Intended Audience: A consumer seeking a healthier body using simple and noncomplex ingredients. Due to the nature of the packaging, they will likely be a gym member or fitness person of some sort. The packaging is simple and heavily geared toward the logos (logic) mode of appeal, with a lot of listed health information and they use the rounded square to bring in a similar formal element, almost making the package into an info-graphic sort of mode. The red color choices also relates to the berries used in the product, as well as promoting a genderless feel. Sure it's not a protein power mix, but it's not working in a female only way.

Finally, for my ethical mode packaging example, I chose a bottle of Mrs. Meyer's Clean Day liquid hand soap. The label and it's type around the bottle are very simple, carrying a simple message. The soap is aromatherapeutic, cruelty free, never tested on animals, and are biodegradable. The bottle itself is made with 25% post consumer plastic. These little things mount in the consumers ethical center, and convince the buyer that they are doing mother nature a service by using Mrs. Meyer's products.

Intended Audience: The house mom who wants a simple clean product for daily use within the household and with her children. The green generation are also included, because of Mrs. Meyer's highly ethical production process, cutting out wastes, cruelty, and harmful cleaning agents. The packaging is simple and modern with it's use of text and how information is worded and ordered. Younger generations will be drawn in with message and package design, rather than the product only targeting an older adult audience. The packaging is partly recycled as well, furthering their mission for environmentally friendly and simple products. 

Tuesday, September 21, 2010

Lomography Project 2 Statement

In the 2nd part of the Lomography project series, I attempted to make a handout using only typography. It was a difficult process that I'm still struggling to get right. The idea was design a series of "slides" with information describing Lomography and it's 10 rules to a new and unknowing viewer. I used a variety of colors for the type, but mostly kept things simple. I was hoping for my final product to be a film strip of photos taken from the printed text. I learned that by taking shots showing text that would come up in the next shot. This would create a feeling of simultaneity. The film would also be semi-transparent so you could hold the negatives up to the light to make the colors brighter and see things beyond the text in cases like my light leak and vignette filter panels. In order to get the colors right on the negative however, I learned that I have to shoot the colors inverted. I also figured out that shooting a flat black comes out more transparent than shooting white in film negatives. I guess I still have a lot to learn however, when it comes to light and film photography. My indoor lighting conditions weren't getting enough light to my film, other than the film rolls that turned out way over exposed, possibly due to heat from last summer, 4 of my 6 rolls turned out with nothing on them, completely underexposed. So I'm still learning to deal with that and I'll be redoing the project as intended at a later date.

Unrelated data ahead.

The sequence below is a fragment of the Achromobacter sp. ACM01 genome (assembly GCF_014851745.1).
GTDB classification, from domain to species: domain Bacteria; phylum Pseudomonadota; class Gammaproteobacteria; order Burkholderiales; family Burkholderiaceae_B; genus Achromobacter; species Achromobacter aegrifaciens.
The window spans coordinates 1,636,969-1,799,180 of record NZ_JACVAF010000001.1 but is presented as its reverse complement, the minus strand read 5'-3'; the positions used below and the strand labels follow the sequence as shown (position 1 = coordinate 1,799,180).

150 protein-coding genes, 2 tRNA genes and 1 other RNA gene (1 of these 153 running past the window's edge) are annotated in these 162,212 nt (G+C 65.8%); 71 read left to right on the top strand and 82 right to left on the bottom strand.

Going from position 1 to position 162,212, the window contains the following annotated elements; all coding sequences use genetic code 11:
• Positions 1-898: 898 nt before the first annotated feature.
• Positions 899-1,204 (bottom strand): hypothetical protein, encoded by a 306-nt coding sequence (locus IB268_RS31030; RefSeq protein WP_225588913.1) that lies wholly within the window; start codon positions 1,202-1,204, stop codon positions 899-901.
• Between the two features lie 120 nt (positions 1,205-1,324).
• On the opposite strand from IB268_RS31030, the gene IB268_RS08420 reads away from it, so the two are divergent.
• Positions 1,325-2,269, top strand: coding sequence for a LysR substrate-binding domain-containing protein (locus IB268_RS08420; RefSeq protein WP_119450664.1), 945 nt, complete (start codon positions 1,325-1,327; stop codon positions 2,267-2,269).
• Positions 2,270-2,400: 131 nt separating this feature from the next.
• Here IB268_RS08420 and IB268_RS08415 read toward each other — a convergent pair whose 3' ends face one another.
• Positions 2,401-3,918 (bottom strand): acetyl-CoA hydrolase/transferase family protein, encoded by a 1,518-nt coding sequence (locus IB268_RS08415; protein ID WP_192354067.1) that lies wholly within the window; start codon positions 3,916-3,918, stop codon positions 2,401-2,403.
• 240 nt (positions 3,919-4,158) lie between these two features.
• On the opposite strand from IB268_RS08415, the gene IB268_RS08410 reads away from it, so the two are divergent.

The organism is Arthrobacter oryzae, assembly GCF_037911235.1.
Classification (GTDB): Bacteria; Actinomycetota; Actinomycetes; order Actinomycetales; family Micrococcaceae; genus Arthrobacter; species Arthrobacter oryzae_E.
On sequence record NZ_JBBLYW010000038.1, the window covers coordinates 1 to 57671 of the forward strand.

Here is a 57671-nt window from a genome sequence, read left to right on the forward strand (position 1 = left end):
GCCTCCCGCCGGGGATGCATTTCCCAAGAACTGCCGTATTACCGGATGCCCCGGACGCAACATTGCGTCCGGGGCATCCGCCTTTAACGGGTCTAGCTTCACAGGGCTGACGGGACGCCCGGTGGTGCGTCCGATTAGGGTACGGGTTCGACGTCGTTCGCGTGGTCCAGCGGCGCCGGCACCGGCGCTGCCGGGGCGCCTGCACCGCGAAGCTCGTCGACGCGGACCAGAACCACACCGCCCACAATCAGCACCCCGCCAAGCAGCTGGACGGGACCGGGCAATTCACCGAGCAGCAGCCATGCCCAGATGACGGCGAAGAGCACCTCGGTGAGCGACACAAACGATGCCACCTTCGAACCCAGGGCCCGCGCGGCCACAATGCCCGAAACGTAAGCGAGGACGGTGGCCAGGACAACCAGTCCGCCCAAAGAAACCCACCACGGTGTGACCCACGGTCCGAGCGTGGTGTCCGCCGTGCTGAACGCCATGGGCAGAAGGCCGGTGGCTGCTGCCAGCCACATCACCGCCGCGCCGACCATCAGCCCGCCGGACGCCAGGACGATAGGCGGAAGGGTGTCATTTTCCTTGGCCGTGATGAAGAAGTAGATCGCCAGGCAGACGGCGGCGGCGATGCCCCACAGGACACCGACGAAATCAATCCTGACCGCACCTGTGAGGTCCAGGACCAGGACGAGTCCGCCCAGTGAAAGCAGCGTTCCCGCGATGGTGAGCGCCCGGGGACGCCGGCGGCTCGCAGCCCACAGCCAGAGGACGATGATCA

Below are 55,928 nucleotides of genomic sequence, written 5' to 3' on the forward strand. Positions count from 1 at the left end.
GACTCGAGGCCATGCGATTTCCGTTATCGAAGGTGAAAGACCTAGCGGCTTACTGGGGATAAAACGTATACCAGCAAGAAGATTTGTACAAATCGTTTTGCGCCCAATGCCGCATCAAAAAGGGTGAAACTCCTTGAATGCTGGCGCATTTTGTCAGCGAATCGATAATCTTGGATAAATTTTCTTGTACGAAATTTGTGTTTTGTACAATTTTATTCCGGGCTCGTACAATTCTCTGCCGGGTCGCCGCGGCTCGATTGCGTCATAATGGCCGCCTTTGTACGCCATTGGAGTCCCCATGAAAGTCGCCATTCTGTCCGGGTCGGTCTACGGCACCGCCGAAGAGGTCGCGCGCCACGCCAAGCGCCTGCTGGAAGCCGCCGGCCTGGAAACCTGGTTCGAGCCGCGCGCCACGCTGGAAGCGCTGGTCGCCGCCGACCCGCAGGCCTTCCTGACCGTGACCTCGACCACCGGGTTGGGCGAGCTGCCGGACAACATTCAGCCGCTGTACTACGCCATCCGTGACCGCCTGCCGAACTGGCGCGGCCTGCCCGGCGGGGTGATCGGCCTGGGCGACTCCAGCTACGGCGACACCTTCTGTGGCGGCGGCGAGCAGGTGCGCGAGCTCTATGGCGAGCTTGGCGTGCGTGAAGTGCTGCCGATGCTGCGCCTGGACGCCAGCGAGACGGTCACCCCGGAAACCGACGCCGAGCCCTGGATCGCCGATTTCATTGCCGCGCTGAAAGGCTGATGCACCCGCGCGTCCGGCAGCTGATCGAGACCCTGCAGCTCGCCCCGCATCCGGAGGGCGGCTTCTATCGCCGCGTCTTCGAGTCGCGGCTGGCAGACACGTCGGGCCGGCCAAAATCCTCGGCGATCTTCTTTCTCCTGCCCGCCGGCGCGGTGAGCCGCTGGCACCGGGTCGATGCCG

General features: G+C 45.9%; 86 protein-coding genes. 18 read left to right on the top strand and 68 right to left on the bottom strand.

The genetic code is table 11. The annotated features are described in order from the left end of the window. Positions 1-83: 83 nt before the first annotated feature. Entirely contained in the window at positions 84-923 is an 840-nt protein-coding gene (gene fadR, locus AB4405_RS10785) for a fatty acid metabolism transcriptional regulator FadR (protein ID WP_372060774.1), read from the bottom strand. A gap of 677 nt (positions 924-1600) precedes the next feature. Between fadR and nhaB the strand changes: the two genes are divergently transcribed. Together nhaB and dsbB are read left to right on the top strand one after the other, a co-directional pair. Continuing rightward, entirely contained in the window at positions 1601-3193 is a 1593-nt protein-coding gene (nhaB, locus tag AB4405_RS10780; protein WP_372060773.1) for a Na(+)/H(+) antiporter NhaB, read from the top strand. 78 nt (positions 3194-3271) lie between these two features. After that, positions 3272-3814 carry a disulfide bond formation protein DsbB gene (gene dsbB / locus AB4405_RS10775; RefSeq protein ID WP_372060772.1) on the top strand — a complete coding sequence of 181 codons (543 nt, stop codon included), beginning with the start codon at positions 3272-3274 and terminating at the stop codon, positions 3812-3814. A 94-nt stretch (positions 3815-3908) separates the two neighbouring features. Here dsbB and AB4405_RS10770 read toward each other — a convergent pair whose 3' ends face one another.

In the meantime, I printed the text and attached it to the inside spool of an empty film canister. This represents the analog film used in Lomography, and creates a user experience and reading order as the viewer pulls the strip out of the canister to read it. I enjoyed learning how to open a film canister and close it back up.

Monday, September 20, 2010

Folly Poster Documentation

In our visual language course, the class was tasked with creating a poster for a select Jazz artist performing at the down town Folly theater. We were first paired with another peer, my partner was Vi Pham, and we began gathering research on their musical career, style, instrument, other band members, etc. Vi and I were assigned Jazz vocalist Sachal Vasandani. It's been a great project, and I love his music. Nothing but possitive feedback.

To give you a bit of an idea to what we had to work with, here is a link to his music. Take a bit and enjoy.